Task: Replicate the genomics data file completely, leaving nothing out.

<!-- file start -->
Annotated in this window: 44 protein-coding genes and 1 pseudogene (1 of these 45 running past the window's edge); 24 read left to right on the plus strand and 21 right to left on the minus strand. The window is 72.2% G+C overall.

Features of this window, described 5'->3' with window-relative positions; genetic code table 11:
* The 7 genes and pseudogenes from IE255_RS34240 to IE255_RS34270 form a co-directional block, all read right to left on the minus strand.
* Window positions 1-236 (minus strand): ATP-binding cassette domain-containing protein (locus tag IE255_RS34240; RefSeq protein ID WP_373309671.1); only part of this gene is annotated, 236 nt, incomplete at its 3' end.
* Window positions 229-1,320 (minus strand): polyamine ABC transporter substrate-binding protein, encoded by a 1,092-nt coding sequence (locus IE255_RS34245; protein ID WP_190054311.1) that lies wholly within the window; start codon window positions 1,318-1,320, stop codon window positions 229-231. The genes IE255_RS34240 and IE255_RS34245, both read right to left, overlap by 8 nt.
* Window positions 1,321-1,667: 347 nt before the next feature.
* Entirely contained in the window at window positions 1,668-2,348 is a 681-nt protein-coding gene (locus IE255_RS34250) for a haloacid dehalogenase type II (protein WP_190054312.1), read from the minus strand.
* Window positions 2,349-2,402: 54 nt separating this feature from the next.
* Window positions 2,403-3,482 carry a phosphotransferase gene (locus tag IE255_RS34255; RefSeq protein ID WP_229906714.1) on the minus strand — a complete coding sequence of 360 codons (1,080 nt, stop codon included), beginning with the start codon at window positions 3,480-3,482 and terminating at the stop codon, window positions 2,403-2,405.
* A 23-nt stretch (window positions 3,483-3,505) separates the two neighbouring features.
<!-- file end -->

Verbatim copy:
Annotated in this window: 44 protein-coding genes and 1 pseudogene (1 of these 45 running past the window's edge); 24 read left to right on the plus strand and 21 right to left on the minus strand. The window is 72.2% G+C overall.

Features of this window, described 5'->3' with window-relative positions; genetic code table 11:
* The 7 genes and pseudogenes from IE255_RS34240 to IE255_RS34270 form a co-directional block, all read right to left on the minus strand.
* Window positions 1-236 (minus strand): ATP-binding cassette domain-containing protein (locus tag IE255_RS34240; RefSeq protein ID WP_373309671.1); only part of this gene is annotated, 236 nt, incomplete at its 3' end.
* Window positions 229-1,320 (minus strand): polyamine ABC transporter substrate-binding protein, encoded by a 1,092-nt coding sequence (locus IE255_RS34245; protein ID WP_190054311.1) that lies wholly within the window; start codon window positions 1,318-1,320, stop codon window positions 229-231. The genes IE255_RS34240 and IE255_RS34245, both read right to left, overlap by 8 nt.
* Window positions 1,321-1,667: 347 nt before the next feature.
* Entirely contained in the window at window positions 1,668-2,348 is a 681-nt protein-coding gene (locus IE255_RS34250) for a haloacid dehalogenase type II (protein WP_190054312.1), read from the minus strand.
* Window positions 2,349-2,402: 54 nt separating this feature from the next.
* Window positions 2,403-3,482 carry a phosphotransferase gene (locus tag IE255_RS34255; RefSeq protein ID WP_229906714.1) on the minus strand — a complete coding sequence of 360 codons (1,080 nt, stop codon included), beginning with the start codon at window positions 3,480-3,482 and terminating at the stop codon, window positions 2,403-2,405.
* A 23-nt stretch (window positions 3,483-3,505) separates the two neighbouring features.